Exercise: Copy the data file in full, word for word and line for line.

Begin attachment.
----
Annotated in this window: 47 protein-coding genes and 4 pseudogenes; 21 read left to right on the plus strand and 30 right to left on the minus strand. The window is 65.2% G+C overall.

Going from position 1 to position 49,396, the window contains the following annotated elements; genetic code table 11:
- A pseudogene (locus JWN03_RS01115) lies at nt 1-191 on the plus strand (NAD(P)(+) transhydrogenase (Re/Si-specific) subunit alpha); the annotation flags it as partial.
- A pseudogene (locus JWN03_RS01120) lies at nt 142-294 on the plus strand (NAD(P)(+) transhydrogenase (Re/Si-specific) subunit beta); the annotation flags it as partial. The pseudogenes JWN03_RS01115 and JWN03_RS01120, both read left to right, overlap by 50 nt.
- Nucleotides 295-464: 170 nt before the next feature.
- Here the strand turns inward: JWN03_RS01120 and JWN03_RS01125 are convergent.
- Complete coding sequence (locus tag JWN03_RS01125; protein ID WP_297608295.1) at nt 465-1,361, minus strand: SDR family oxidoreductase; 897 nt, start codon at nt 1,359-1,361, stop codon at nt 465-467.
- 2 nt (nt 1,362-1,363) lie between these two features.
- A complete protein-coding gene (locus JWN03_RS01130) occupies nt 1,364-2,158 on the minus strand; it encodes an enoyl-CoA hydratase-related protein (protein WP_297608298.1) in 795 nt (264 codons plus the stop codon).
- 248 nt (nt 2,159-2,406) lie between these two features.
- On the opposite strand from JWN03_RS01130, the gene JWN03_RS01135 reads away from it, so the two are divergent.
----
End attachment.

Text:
Annotated in this window: 47 protein-coding genes and 4 pseudogenes; 21 read left to right on the plus strand and 30 right to left on the minus strand. The window is 65.2% G+C overall.

Going from position 1 to position 49,396, the window contains the following annotated elements; genetic code table 11:
- A pseudogene (locus JWN03_RS01115) lies at nt 1-191 on the plus strand (NAD(P)(+) transhydrogenase (Re/Si-specific) subunit alpha); the annotation flags it as partial.
- A pseudogene (locus JWN03_RS01120) lies at nt 142-294 on the plus strand (NAD(P)(+) transhydrogenase (Re/Si-specific) subunit beta); the annotation flags it as partial. The pseudogenes JWN03_RS01115 and JWN03_RS01120, both read left to right, overlap by 50 nt.
- Nucleotides 295-464: 170 nt before the next feature.
- Here the strand turns inward: JWN03_RS01120 and JWN03_RS01125 are convergent.
- Complete coding sequence (locus tag JWN03_RS01125; protein ID WP_297608295.1) at nt 465-1,361, minus strand: SDR family oxidoreductase; 897 nt, start codon at nt 1,359-1,361, stop codon at nt 465-467.
- 2 nt (nt 1,362-1,363) lie between these two features.
- A complete protein-coding gene (locus JWN03_RS01130) occupies nt 1,364-2,158 on the minus strand; it encodes an enoyl-CoA hydratase-related protein (protein WP_297608298.1) in 795 nt (264 codons plus the stop codon).
- 248 nt (nt 2,159-2,406) lie between these two features.
- On the opposite strand from JWN03_RS01130, the gene JWN03_RS01135 reads away from it, so the two are divergent.